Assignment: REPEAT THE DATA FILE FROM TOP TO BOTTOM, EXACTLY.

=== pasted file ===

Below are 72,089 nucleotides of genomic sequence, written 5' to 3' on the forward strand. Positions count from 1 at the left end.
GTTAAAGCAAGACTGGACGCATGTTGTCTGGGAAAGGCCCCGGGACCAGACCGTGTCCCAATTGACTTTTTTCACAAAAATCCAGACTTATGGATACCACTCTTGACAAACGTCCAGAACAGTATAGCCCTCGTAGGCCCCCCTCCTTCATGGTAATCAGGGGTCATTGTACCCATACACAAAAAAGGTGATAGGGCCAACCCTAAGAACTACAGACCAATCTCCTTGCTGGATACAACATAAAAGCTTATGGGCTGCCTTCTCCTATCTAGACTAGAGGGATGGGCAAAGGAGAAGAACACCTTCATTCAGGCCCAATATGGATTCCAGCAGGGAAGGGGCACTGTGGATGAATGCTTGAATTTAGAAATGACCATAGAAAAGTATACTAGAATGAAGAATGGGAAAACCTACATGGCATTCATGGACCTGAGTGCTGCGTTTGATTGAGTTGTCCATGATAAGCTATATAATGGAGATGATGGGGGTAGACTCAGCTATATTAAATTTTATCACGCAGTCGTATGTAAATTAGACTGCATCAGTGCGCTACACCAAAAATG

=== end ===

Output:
Below are 72,089 nucleotides of genomic sequence, written 5' to 3' on the forward strand. Positions count from 1 at the left end.
GTTAAAGCAAGACTGGACGCATGTTGTCTGGGAAAGGCCCCGGGACCAGACCGTGTCCCAATTGACTTTTTTCACAAAAATCCAGACTTATGGATACCACTCTTGACAAACGTCCAGAACAGTATAGCCCTCGTAGGCCCCCCTCCTTCATGGTAATCAGGGGTCATTGTACCCATACACAAAAAAGGTGATAGGGCCAACCCTAAGAACTACAGACCAATCTCCTTGCTGGATACAACATAAAAGCTTATGGGCTGCCTTCTCCTATCTAGACTAGAGGGATGGGCAAAGGAGAAGAACACCTTCATTCAGGCCCAATATGGATTCCAGCAGGGAAGGGGCACTGTGGATGAATGCTTGAATTTAGAAATGACCATAGAAAAGTATACTAGAATGAAGAATGGGAAAACCTACATGGCATTCATGGACCTGAGTGCTGCGTTTGATTGAGTTGTCCATGATAAGCTATATAATGGAGATGATGGGGGTAGACTCAGCTATATTAAATTTTATCACGCAGTCGTATGTAAATTAGACTGCATCAGTGCGCTACACCAAAAATG